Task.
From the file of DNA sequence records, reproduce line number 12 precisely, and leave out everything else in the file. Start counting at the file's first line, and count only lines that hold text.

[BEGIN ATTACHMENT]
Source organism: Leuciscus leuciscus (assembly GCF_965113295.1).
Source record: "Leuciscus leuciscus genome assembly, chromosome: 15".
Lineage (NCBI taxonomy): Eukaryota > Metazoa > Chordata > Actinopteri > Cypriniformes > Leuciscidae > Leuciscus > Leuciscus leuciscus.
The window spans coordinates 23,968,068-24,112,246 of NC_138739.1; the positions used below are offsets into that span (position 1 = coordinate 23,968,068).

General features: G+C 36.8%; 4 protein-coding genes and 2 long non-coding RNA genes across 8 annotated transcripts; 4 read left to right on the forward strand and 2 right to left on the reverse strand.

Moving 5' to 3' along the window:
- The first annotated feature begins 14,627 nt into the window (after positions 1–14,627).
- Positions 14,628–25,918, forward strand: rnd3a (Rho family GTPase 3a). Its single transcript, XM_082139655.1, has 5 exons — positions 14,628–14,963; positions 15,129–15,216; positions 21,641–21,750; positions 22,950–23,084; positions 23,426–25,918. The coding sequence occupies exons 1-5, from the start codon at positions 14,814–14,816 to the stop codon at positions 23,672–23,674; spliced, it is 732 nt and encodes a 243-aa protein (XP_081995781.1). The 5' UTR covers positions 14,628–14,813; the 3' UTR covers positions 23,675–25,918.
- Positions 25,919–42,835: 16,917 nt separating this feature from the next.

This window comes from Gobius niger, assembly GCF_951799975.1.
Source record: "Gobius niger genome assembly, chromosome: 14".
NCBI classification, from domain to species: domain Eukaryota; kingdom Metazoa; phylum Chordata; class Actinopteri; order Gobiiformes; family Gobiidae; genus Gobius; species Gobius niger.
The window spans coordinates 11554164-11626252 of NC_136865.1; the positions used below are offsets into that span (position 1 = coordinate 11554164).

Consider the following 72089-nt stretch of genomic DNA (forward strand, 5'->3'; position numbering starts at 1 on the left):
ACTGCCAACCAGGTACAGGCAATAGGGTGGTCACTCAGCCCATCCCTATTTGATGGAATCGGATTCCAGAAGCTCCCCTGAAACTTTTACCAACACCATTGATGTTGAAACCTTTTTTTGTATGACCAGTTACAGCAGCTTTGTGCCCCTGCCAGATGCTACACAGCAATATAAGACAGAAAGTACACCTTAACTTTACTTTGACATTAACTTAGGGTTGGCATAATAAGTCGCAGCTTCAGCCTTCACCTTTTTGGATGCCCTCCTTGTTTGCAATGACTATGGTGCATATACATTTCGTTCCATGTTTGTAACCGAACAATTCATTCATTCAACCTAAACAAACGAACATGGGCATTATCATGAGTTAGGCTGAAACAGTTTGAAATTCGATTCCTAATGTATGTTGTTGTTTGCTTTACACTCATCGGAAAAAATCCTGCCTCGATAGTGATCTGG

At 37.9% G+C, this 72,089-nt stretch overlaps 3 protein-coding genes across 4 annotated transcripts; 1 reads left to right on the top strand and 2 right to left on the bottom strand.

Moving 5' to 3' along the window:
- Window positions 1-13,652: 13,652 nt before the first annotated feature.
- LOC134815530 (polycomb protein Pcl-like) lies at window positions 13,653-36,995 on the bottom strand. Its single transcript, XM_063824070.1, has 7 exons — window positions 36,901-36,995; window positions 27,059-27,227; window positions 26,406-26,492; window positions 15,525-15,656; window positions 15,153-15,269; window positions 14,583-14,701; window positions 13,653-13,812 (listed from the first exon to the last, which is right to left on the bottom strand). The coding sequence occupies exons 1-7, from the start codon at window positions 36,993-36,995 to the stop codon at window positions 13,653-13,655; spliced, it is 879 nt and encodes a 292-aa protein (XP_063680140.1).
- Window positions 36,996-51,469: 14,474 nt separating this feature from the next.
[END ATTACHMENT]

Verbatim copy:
NCBI classification, from domain to species: domain Eukaryota; kingdom Metazoa; phylum Chordata; class Actinopteri; order Gobiiformes; family Gobiidae; genus Gobius; species Gobius niger.